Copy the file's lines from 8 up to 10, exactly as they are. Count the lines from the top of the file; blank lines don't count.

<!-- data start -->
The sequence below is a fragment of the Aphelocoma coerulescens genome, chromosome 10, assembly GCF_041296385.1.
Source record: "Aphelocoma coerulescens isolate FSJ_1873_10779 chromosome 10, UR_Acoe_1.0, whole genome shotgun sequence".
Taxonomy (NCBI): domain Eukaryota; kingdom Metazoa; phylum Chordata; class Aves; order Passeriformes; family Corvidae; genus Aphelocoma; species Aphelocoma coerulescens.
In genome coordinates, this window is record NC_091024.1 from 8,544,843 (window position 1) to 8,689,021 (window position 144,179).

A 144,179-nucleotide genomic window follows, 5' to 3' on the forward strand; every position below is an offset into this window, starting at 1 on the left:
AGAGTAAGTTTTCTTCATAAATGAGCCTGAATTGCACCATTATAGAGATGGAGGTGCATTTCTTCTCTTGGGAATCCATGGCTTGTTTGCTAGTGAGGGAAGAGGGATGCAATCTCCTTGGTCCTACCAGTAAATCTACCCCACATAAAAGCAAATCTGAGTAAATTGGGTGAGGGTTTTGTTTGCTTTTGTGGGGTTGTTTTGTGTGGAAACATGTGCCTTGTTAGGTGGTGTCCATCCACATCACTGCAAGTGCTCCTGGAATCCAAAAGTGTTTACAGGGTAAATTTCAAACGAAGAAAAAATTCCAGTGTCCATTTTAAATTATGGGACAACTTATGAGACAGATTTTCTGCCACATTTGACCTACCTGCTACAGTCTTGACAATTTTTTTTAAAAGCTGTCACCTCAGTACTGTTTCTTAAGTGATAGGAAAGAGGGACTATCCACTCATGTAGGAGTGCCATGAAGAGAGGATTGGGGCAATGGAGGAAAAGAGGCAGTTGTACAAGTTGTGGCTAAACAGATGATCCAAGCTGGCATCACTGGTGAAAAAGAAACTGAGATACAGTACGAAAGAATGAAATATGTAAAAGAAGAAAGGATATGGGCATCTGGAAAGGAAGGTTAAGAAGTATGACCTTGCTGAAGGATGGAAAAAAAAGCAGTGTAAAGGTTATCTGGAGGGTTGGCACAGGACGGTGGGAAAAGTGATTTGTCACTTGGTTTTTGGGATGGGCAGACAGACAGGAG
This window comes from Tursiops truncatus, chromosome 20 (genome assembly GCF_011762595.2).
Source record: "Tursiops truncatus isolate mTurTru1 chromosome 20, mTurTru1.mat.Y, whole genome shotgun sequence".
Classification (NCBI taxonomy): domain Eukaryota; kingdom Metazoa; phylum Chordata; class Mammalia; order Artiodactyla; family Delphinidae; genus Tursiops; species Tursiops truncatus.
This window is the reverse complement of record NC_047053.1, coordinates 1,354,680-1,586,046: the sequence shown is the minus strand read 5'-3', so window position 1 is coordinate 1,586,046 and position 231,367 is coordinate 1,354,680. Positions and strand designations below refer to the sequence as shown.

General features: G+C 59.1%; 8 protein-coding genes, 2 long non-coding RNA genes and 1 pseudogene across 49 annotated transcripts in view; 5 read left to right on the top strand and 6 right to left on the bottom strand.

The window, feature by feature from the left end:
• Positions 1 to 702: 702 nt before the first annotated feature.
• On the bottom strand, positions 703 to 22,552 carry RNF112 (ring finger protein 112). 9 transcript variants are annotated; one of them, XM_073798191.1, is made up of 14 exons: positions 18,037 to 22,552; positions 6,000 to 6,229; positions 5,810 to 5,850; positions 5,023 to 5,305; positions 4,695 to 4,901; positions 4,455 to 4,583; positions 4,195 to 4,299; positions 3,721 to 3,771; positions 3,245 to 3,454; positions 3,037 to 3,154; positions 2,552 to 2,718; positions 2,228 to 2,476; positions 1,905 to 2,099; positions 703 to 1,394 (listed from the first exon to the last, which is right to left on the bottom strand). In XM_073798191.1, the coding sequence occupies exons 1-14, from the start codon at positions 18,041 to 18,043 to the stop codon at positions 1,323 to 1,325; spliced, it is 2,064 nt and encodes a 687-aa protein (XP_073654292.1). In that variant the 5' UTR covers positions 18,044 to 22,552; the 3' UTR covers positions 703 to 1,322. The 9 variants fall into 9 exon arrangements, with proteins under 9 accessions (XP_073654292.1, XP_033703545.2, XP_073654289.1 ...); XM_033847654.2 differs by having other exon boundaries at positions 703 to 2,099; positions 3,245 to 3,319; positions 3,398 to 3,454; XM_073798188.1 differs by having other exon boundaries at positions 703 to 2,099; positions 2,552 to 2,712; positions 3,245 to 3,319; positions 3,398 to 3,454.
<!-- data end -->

Source record: "Tursiops truncatus isolate mTurTru1 chromosome 20, mTurTru1.mat.Y, whole genome shotgun sequence".
Classification (NCBI taxonomy): domain Eukaryota; kingdom Metazoa; phylum Chordata; class Mammalia; order Artiodactyla; family Delphinidae; genus Tursiops; species Tursiops truncatus.
This window is the reverse complement of record NC_047053.1, coordinates 1,354,680-1,586,046: the sequence shown is the minus strand read 5'-3', so window position 1 is coordinate 1,586,046 and position 231,367 is coordinate 1,354,680. Positions and strand designations below refer to the sequence as shown.